An uneven fourth outing by Kowalski (The Adventures of Flash Jackson, 2003, etc.), with a unique and nicely textured...


An engaging if overwritten tale about a Manhattan couple changed by a house in the country.

On a Sunday drive, Coltrane and Francie Hart, a severely mismatched pair (she’s a medicated manic-depressive and lapsed poet; he’s a Type-A stock trader) stumble on their dream house. Francie sees it as a place to resume writing poetry; Colt as a weekend spot for entertaining colleagues. On moving day, Francie realizes she’s forgotten her medication and decides to try life without it. Implausibly, the only result is that her judgment is clearer—and she begins to see Colt for the unfeeling monster he is. When Francie discovers the diary of Marly Musgrove, the mid-19th-century woman of the house, she realizes there’s a cemetery in back filled with Musgrove bodies. The result: Colt insists they be removed, angering a next-door neighbor who’s a relative of the buried family. The neighbor kidnaps Colt and forces him to collect the displaced remains from a junkyard. Colt ends up in the hospital, where morphine-induced dreams about his own judgment day lead him to an extreme and unlikely turn. He helps his dying father get out of prison (after spending the last several years pretending he was dead); drops the charges against the neighbor; and apologizes to Francie. Colt is the novel’s weakest link, and, unfortunately, gets the most attention; by the time he turns over a new leaf, he’s already been portrayed as so emotionally detached that it’s difficult to believe (or care about) his new self. Throughout, the Musgroves’ tragedy-laden family history, including a well-paced revelation about a murder in the family, is skillfully woven into the story, and serves as an interesting backdrop to Francie and Colt’s domestic trials. But Kowalski’s eye for detail and character is so much stronger in the Musgrove passages that one wishes the Harts were nearly as believable and compelling.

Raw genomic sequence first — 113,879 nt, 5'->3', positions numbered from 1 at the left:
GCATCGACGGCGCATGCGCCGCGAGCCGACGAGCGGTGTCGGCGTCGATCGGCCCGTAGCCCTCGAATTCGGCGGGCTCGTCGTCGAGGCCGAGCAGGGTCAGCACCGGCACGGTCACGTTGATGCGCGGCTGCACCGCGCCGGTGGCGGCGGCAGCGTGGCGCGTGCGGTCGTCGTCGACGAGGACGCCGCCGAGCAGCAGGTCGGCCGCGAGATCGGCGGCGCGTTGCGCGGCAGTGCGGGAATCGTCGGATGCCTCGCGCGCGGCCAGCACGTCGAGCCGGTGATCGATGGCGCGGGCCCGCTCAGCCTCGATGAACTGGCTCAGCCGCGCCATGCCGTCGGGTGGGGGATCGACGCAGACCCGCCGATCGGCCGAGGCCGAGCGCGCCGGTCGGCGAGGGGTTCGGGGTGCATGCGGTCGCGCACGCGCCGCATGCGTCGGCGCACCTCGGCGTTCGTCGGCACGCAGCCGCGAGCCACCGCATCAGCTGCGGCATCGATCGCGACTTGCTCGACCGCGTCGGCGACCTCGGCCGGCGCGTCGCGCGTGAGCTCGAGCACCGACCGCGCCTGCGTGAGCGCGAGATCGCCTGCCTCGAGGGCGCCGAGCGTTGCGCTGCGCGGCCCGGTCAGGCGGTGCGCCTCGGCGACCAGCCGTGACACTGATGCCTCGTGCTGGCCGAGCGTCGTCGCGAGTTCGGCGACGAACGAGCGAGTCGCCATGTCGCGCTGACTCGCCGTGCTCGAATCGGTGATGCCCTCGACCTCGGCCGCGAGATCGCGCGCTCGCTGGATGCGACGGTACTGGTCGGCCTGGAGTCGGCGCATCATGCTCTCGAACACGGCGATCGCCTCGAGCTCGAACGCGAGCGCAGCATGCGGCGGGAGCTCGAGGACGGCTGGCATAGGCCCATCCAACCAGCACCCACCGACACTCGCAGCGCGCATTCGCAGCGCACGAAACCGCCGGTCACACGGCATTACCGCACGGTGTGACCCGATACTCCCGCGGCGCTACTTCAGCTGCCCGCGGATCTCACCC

An uneven fourth outing by Kowalski (The Adventures of Flash Jackson, 2003, etc.), with a unique and nicely textured historical subplot that’s outweighed by the plodding tone and somewhat convoluted main story.

Pub Date: Dec. 1, 2004

ISBN: 0-06-621137-9

Page Count: 416

Publisher: HarperCollins

Review Posted Online: May 20, 2010

Kirkus Reviews Issue: Sept. 1, 2004

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The phrase “tour de force” could have been invented for this audacious novel.

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Four men who meet as college roommates move to New York and spend the next three decades gaining renown in their professions—as an architect, painter, actor and lawyer—and struggling with demons in their intertwined personal lives.